Take a sphere (or any other shape), and paint it blue. The amount of paint required is just proportional to the surface area. This is a way to measure it.

• One problem with this is in practice is that paint has a thickness. For a very large sphere, each 1cm^2 is sufficiently flat that it's nearly equivalent to painting 1cm^2 on a flat piece of paper. But if you paint a very small sphere, the curvature will make a difference. If your sphere has a radius of only 1mm, a paint thickness of 1mm makes a big difference. The ratio of paint needed to surface area increases the smaller your sphere is - in practice, it is not a constant ratio as you suggest. This doesn't solve the OP's "paper" problem that you cannot equate a curved area and a flat one. Apr 24, 2020 at 15:39
• @NuclearWang: if you want to play the fool, think that paper has thickness and cannot be folded because that would change its area, which is impossible. So a cylindre has no area.
– user65203
Apr 24, 2020 at 16:35
• @trisct Yes, you can get asymptotically close to the correct answer as the paint shell becomes infinitesimally thin. But in practice, this method works no better than laying overlaying 1cm x 1cm squares onto the surface of the sphere, which is where the OP started - if the sphere is large compared to the square/paint, it will work "well enough". Your formulation is exactly correct, the surface area of a sphere is the volume/thickness of an infinitesimally thin shell around the sphere. Whether that's more intuitive than the sum of infinitely small flat patches of area is anybody's guess. Apr 24, 2020 at 18:36
• Apr 24, 2020 at 19:11
• @YvesDaoust Gabriel's Horn is interesting. Here it says "The paradox is resolved by realizing that a finite amount of paint can in fact coat an infinite surface area — it simply needs to get thinner at a fast enough rate. (Much like the series 1/2^N gets smaller fast enough that its sum is finite.) In the case where the horn is filled with paint, this thinning is accomplished by the increasing reduction in diameter of the throat of the horn." Apr 24, 2020 at 22:34

A circle of radius $$r$$ has area $$\pi r^2$$ and perimeter $$2\pi r$$. If we run a very thin line of pencil around the perimeter of thickness $$\delta$$, the graphite area will approximate $$2\pi r\delta$$.

A sphere of radius $$r$$ has volume $$\frac43\pi r^3$$ and surface area $$4\pi r^2$$. If we cover the surface with a very thin layer of spray-paint of thickness $$\delta$$, the volume of paint lost from the can will approximate $$4\pi r^2\delta$$.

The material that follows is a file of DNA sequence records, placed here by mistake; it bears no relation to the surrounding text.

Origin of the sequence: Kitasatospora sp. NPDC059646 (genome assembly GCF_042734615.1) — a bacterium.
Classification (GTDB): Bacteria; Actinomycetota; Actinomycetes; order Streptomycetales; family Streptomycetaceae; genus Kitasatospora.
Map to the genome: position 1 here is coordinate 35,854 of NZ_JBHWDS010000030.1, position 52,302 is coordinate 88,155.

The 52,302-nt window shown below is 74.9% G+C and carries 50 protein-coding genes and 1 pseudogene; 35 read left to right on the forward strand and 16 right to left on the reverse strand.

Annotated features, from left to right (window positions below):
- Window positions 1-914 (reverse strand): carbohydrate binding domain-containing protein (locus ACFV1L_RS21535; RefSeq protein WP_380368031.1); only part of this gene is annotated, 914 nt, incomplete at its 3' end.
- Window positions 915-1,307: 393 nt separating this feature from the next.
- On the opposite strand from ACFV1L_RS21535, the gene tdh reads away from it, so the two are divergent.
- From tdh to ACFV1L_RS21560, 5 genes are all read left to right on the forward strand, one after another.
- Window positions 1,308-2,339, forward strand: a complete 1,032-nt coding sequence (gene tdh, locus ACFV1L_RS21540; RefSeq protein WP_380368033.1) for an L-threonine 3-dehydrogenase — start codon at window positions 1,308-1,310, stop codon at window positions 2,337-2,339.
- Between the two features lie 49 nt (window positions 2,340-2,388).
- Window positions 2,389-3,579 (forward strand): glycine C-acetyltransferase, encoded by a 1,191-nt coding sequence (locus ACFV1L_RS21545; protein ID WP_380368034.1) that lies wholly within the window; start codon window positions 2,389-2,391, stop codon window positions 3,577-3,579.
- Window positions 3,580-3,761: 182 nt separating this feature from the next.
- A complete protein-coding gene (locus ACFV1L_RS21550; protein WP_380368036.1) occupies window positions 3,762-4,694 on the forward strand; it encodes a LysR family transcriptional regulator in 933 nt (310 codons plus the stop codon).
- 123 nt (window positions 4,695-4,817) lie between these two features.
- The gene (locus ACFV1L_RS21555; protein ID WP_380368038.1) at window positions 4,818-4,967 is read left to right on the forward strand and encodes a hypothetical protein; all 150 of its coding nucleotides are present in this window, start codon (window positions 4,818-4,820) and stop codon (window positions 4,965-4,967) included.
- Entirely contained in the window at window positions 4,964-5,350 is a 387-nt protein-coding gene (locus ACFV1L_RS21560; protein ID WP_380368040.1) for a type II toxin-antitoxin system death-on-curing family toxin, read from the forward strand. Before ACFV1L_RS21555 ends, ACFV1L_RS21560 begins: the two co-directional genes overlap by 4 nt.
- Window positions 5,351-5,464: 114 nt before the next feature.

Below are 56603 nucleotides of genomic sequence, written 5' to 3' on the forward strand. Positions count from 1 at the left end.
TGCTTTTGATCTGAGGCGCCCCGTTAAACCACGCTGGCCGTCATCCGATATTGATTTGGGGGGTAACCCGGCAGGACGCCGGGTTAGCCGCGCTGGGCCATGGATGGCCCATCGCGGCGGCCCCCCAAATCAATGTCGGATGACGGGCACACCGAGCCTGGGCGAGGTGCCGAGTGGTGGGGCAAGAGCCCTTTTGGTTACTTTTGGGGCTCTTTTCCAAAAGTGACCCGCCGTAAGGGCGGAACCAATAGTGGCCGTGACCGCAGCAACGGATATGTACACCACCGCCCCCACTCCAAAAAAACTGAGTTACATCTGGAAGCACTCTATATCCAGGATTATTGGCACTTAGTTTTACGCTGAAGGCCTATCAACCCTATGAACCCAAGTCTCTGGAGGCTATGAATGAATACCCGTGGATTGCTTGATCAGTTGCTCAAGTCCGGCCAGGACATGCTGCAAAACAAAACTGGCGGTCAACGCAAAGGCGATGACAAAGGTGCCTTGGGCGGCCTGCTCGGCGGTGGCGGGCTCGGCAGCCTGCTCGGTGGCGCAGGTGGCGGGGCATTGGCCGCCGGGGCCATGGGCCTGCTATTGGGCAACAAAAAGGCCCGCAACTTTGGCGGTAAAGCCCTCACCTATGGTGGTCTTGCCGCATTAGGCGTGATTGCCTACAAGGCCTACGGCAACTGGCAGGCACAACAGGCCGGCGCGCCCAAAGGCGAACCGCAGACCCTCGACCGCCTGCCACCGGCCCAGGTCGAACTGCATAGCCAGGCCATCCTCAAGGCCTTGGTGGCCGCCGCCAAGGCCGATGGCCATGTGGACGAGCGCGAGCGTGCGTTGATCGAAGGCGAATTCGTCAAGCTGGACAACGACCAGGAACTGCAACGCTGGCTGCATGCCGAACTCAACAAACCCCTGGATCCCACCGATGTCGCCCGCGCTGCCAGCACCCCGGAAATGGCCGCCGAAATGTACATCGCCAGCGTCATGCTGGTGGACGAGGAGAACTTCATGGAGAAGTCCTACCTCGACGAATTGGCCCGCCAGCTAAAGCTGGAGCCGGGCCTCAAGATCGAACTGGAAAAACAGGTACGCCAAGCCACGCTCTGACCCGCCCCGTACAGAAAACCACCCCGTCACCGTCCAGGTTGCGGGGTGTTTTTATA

Note that in both cases there are two formulae, one for how much space is inside the shape, and how much of a different kind of space, with one lower dimension, is on the edge of the shape. Basically, the edge size is how quickly the interior size grows as the shape widens.

(Edited to link to somewhat more detailed explanations.)

Imagine a perfect sphere the size of the Earth, perfectly smooth, and that you've got a vast number of perfect little centimeter-square tiles and a large army of bored quarantined kids to lay them out and count them.

On that huge sphere, each tiny tile will seem to lay flat, and to fit perfectly with the tiles on all four sides, and cover the planet with no visible gaps; and after you tally them all you can say that the surface area of the earth is so-many square centimeters. It will be a very (very!) large number, but it'll be a definite number and that's the surface area.

For a smaller sphere, like a beach ball or an orange or a ping-pong ball, a square-cm tile isn't going to fit well at all. So use a smaller tile: one a mm square, or a micron, or Angstrom, or smaller. Give your kids tweezers and magnifying glasses and get them to work. Eventually you'll have the surface area of your sphere, in sq mm, or square Angstroms, or barns (yes, that's a unit of area!) or whatever.

So to conceptualize the surface area of a curved surface, just think smaller and smaller until your hypothetical tile is so much smaller than the curvature of the surface that it seems to lie flat and join perfectly with the tiles surrounding it. And get ready to count to very large numbers.

• wow, my grade 3 brain is (surprisingly!) completely okay with this visualization. it builds upon my already-present grade 3 brain's acceptance of what a square centimetre is, and my acceptance that the Earth is a globe. what a sneaky way to get my brain to visualize very tiny units of measurement on a very large surface! this visualization, combined with the approximation idea in trisct's answer, of cutting an orange into big patches, then smaller patches (ie, while continuing to think in terms of unit cntimtre squares), gives enough for my grade 3 brain to undrstnd both limits and aprxmtn! Apr 24, 2020 at 17:12